32 Cholesterol Medications Statins Simivastatin, atorvastatin, rosuvastatin Fibrates Tricor Fish Oil (omega-3) Niacin Others, i.e., Zetia

33 Heart Disease and Stroke Don’t smoke Treat cholesterol to target Treat blood pressure to target Daily aspirin in many patients (>50 y/o) Treating these risk factors effectively can lower risk by up to 40%

34 P revention

35 Pre-Diabetes Abnormal blood sugar Not abnormal enough to be classified as diabetes –Normal blood sugar fasting <100 –Pre-diabetes blood sugar –Diabetes blood sugar >126 –Usually obese

36 Pre-Diabetes Higher risk to develop type 2 diabetes Best prevention is lifestyle management May be a role for medication in certain patients or in the future

37 Pre-Diabetes Lifestyle management can reduce risk of diabetes by over 50% Lifestyle management –Meal plan –Activity plan –Stop smoking Diabetes medications to prevent diabetes not as effective (although this may change with newer meds)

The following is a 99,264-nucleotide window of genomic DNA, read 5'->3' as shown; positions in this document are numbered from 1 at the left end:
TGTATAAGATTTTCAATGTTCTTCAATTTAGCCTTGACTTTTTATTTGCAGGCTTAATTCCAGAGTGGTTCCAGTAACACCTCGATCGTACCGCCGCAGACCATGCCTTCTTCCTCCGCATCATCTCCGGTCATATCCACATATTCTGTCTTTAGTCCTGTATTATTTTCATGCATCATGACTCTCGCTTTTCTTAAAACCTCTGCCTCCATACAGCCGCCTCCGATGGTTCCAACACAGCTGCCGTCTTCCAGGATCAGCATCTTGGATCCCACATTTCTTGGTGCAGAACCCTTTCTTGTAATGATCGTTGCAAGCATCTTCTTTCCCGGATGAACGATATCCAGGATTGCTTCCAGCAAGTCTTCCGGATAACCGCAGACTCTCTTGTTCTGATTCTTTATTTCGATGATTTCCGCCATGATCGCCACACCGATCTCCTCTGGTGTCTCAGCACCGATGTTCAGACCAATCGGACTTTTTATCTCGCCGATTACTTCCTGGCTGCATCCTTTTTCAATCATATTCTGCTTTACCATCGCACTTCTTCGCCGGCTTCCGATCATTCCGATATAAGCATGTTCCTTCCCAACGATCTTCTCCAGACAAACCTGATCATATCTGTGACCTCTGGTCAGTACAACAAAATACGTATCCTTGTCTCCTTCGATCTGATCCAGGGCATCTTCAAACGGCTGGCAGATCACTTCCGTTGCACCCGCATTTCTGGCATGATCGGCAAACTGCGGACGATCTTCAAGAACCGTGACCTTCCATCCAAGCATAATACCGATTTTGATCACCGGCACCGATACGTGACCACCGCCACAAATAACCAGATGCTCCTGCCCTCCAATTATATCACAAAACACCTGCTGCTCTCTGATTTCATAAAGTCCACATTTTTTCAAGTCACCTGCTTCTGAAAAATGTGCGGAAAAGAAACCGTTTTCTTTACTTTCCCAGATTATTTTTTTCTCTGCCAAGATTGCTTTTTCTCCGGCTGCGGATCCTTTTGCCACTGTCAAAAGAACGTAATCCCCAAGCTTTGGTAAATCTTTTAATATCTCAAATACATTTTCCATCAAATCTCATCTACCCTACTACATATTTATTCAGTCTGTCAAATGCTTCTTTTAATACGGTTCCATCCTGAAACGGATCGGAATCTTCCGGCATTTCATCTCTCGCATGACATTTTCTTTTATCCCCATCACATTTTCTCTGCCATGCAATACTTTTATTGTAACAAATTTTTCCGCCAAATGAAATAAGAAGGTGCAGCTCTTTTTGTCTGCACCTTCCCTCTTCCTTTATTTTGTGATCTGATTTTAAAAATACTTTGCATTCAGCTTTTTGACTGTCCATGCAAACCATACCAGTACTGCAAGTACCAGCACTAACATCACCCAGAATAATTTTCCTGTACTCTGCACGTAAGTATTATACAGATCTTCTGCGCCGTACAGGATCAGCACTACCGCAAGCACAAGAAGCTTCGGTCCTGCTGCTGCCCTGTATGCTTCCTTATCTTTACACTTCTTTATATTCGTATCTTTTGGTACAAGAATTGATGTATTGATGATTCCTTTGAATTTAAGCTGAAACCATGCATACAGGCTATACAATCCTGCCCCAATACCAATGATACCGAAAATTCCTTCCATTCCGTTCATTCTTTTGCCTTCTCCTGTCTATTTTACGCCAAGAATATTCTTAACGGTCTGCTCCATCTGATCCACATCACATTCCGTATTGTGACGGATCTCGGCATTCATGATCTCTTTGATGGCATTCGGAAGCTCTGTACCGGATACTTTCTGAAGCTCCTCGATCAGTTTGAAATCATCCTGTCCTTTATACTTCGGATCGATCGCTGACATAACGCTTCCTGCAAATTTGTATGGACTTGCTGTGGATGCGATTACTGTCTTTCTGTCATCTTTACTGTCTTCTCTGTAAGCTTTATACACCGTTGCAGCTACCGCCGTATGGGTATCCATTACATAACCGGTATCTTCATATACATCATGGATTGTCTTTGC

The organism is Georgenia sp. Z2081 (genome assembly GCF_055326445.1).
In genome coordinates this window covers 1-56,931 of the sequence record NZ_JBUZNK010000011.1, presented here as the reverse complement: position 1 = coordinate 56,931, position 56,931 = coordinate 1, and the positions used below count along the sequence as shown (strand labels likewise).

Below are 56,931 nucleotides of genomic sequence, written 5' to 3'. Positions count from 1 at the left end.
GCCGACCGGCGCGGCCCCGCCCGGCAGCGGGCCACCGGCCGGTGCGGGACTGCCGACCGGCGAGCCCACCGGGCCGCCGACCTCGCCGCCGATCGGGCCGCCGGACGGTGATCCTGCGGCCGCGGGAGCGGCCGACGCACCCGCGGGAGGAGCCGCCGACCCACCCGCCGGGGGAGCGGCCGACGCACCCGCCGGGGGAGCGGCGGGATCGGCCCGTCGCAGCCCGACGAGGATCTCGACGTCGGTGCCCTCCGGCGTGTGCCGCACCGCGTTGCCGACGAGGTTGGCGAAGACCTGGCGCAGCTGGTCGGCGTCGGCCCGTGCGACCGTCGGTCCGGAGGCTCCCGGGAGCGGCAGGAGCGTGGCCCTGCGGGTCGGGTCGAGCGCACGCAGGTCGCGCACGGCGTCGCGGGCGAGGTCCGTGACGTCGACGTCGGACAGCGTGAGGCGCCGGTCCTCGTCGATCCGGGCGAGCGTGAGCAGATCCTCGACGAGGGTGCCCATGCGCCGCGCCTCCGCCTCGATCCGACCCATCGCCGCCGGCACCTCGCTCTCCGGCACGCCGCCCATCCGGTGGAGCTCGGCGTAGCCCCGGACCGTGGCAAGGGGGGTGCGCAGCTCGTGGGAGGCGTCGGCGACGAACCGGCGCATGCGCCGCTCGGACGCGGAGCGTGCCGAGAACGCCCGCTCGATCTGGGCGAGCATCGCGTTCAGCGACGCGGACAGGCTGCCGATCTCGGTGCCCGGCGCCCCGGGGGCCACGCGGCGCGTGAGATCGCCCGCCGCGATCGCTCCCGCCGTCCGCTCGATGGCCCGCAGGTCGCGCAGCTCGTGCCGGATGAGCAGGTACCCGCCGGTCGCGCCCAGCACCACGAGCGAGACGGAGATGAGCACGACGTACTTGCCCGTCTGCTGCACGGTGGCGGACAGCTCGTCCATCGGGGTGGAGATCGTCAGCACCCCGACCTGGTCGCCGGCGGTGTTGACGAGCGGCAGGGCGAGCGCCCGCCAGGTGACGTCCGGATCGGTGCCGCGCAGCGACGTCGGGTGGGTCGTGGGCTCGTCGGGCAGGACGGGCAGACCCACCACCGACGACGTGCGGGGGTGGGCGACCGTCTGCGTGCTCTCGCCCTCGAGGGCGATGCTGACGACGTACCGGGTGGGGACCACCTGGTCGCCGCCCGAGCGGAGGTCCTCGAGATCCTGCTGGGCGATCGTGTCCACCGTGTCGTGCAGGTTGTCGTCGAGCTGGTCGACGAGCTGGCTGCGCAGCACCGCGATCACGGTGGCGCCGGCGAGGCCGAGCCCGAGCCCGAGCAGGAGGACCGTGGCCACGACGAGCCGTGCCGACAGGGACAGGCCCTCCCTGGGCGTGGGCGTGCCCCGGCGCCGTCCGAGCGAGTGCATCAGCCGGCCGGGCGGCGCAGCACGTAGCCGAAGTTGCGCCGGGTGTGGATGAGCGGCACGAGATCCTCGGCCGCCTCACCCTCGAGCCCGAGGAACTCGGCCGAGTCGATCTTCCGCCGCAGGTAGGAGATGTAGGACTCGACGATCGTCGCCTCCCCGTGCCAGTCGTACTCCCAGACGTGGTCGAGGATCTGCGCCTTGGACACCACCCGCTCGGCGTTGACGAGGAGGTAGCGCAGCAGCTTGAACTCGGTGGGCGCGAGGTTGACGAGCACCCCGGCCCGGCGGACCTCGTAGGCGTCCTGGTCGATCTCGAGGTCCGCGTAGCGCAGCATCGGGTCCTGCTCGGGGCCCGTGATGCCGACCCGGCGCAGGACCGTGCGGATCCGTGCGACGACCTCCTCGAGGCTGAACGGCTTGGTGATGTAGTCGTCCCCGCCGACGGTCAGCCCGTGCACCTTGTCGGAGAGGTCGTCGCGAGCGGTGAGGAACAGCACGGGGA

38 Lifestyle Management/Prevention 30 minutes of activity 5 days a week Portion control, “heart healthy” meal plans 7% body weight reduction is associated with lower risk of diabetes Can improve blood pressure and cholesterol Talk with health care provider

39 Activity/Exercise Needs to be individualized- for example, if you have arthritis in knees/hips, walking may not be best Can be simple to start- for example, low weight dumbells while watching TV Be alert to opportunities to be active

40 Resources American Diabetes Association (ADA) American Heart Association (AHA) Centers for Disease Control (CDC) Commercial programs- Weight Watchers Meal planning websites i.e., six o’clock scramble thescramble.com

41 Summary Diabetes is common Diabetes is costly Diabetes is fatal Manage diabetes, blood pressure, cholesterol to reduce risk Type 2 Diabetes can be prevented or delayed Pre-diabetes should be diagnosed and managed to prevent or delay Type 2 Diabetes and diabetes complications